trimuiiuv-. '- at tiie luwcst jiossible
prices. Repair- .r mptly attended tc.
Heal Estate Agent,
Genoa. Nance Co.. Neb.
TTTILD LAND"? and improved farms
VV for -ale. rorn?-poudence solicit
ed, ufty in YcungS building, up-ftair-.
i w. naRK.
LAND AND INSURANCE AGENT,
His land- compri-e some line tracts
in the Shell Creek Valley, and the north
ern portion ot Pl.tte county. Taxes
paid for non-re-idenf. Satisfaction
guaranteed. :") y
pOLUHBIS PACKnG CO-
COL CJIB US, - N'EB.,
Packer- and Dealer- in all kinds of Hog
product, ca-h paid for Live or Dead Hog
Directors. R. H Henry, Pre-t.; John
Wiggins. ec. and Treas.; L. Gerrard, S.
NOTICE TO TEACH EMS.
J. E- Moncrief. Co. Supt-,
Will be in his oiSce at the Court House
on the third Saturday of each
month for the purpose of examining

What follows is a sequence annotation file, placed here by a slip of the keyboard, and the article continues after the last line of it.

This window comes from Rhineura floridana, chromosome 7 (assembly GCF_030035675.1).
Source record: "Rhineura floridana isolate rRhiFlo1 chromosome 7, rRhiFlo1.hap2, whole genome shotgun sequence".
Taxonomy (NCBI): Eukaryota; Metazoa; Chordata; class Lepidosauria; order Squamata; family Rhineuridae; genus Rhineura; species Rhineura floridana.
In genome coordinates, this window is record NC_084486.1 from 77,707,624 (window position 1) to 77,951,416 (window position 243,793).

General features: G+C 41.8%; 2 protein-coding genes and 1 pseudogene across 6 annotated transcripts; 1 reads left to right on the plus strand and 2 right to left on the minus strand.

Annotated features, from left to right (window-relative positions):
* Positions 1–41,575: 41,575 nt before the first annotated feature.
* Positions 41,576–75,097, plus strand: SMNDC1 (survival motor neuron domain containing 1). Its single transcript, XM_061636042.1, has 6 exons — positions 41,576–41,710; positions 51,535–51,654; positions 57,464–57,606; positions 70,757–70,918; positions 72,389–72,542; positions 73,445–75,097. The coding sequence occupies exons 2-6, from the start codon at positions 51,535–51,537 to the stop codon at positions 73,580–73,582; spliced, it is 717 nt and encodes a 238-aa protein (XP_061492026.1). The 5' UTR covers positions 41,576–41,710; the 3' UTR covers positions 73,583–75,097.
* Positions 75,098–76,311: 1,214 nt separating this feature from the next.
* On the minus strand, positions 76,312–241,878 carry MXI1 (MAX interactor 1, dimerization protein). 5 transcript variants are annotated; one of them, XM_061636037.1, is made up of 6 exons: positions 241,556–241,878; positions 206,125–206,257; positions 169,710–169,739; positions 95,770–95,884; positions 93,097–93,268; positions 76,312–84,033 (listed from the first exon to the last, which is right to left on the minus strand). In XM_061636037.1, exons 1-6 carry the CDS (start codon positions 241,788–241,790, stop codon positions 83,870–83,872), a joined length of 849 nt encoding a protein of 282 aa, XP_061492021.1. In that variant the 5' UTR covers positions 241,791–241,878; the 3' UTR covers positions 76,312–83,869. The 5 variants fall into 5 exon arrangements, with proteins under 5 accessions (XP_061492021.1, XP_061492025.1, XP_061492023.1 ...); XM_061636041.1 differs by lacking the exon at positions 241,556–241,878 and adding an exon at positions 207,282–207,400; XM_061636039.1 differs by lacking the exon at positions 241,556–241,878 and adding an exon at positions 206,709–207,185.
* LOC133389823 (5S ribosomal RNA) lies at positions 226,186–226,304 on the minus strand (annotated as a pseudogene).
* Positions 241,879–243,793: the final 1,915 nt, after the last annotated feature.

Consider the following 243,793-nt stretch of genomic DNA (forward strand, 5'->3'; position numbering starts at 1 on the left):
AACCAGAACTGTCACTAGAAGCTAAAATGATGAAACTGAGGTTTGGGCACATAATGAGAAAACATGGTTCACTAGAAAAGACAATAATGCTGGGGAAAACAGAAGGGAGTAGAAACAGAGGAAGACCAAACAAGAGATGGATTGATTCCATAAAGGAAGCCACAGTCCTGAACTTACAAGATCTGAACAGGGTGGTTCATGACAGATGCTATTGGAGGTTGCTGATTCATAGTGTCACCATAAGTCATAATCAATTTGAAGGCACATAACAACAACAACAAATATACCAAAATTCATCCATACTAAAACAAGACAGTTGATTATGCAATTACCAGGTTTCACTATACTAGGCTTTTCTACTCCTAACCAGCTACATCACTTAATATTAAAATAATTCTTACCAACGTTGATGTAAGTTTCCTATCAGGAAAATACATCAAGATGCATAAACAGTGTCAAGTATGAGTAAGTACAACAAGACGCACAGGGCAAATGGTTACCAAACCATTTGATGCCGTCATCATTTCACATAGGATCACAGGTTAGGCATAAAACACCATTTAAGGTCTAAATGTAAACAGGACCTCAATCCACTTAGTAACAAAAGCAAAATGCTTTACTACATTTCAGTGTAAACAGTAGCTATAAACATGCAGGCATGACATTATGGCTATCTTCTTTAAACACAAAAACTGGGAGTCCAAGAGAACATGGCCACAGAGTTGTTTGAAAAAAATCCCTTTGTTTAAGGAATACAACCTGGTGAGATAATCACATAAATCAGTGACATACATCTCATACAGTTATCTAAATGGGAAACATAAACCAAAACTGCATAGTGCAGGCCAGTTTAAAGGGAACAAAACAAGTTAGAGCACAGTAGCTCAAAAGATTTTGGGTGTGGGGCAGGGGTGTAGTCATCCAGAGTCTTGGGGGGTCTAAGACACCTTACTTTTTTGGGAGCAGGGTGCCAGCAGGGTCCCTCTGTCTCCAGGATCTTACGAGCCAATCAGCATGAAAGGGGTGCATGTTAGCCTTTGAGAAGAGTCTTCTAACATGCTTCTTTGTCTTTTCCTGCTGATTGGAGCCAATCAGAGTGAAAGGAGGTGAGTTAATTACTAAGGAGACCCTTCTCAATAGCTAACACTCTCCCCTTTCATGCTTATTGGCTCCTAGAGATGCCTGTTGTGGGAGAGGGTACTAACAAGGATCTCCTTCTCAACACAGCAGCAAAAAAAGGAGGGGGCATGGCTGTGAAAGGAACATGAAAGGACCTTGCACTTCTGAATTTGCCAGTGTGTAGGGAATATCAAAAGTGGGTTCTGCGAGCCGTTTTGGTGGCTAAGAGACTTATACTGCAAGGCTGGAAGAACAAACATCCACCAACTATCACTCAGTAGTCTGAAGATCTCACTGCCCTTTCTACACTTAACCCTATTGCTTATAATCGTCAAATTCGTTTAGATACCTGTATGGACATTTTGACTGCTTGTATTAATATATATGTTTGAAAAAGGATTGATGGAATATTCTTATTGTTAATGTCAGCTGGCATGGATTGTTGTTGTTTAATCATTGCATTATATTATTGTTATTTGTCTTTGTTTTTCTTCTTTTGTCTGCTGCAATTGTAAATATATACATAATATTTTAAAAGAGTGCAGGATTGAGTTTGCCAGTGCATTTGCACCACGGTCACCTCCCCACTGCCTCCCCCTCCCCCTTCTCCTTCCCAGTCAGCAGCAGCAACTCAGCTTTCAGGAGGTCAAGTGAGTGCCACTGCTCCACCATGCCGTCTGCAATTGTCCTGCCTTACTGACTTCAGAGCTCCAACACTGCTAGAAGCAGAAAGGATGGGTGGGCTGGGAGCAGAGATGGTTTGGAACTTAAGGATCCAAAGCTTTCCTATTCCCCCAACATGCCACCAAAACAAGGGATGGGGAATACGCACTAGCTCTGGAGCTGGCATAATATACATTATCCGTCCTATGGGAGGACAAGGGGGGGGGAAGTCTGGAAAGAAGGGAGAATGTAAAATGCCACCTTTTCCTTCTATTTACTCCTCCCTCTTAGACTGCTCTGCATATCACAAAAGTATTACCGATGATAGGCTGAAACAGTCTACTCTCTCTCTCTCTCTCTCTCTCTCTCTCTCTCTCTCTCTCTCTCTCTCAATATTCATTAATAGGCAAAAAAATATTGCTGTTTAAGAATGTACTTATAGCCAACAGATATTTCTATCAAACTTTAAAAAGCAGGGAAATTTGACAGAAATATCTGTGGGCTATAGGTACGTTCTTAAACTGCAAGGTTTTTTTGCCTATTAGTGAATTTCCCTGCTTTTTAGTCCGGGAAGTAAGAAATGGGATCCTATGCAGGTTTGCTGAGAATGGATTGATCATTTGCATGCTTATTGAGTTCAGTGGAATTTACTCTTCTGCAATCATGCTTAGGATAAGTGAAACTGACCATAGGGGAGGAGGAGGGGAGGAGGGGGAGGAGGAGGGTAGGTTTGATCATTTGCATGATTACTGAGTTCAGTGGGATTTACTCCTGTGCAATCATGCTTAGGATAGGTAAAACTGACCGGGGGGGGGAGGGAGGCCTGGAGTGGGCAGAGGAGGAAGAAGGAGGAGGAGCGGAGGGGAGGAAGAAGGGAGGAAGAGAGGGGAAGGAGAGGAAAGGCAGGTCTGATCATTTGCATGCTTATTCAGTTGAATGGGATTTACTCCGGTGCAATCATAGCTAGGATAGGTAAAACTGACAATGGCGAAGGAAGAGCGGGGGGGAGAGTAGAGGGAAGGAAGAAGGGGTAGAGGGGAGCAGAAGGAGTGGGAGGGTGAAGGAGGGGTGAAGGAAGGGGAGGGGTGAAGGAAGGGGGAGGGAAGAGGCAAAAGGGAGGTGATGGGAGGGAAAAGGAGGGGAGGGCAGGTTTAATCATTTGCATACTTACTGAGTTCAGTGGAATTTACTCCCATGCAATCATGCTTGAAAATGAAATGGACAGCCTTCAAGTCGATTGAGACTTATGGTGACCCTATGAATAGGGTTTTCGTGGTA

applicants for teacher's certificates, and
for the transaction f any other business
pertaining to school. 4J67-y
CONTRACTOR AND BUILDER.
Plan- and estimates -applied for either
frame or brick building. Good work
guaranteed. Shop on 13th Street, near
St. Paul Lumber Yard. olumbu-, Ne
braska. 32 too.
Liverv and Feed Stable.
Is prepared to furnish the public wth
good tr-am-. bawie and carriage- for all
occasion, especially for funerals. Al-o
conducts a sale stable. 44
D. T. MaRTYN. M. D. F. SCHCG, II. D-
i Dentscher Artz.
Drs. MAETYff & SCHTJG,
U. S. Examining Surgeons,
Local surgeon-. Union Pacific and
0 N. iB.H.E. E's.
COLUMBUS, - NEBRASKA..
J 5. ML'RDOCK & SON,
Carpenters and Contractors.
Havenadan extended experience, and
will guarantee satisfaction in work.
All kinds of repairing done on short
notice. Our motto is," Good work sad
fair prices. Call and give us an oppor
tunitytoestimateforyou. pTShop on
13th St., one door west of Priedhof 4
Co's. store, Columbus. Nebr. 4KJ-V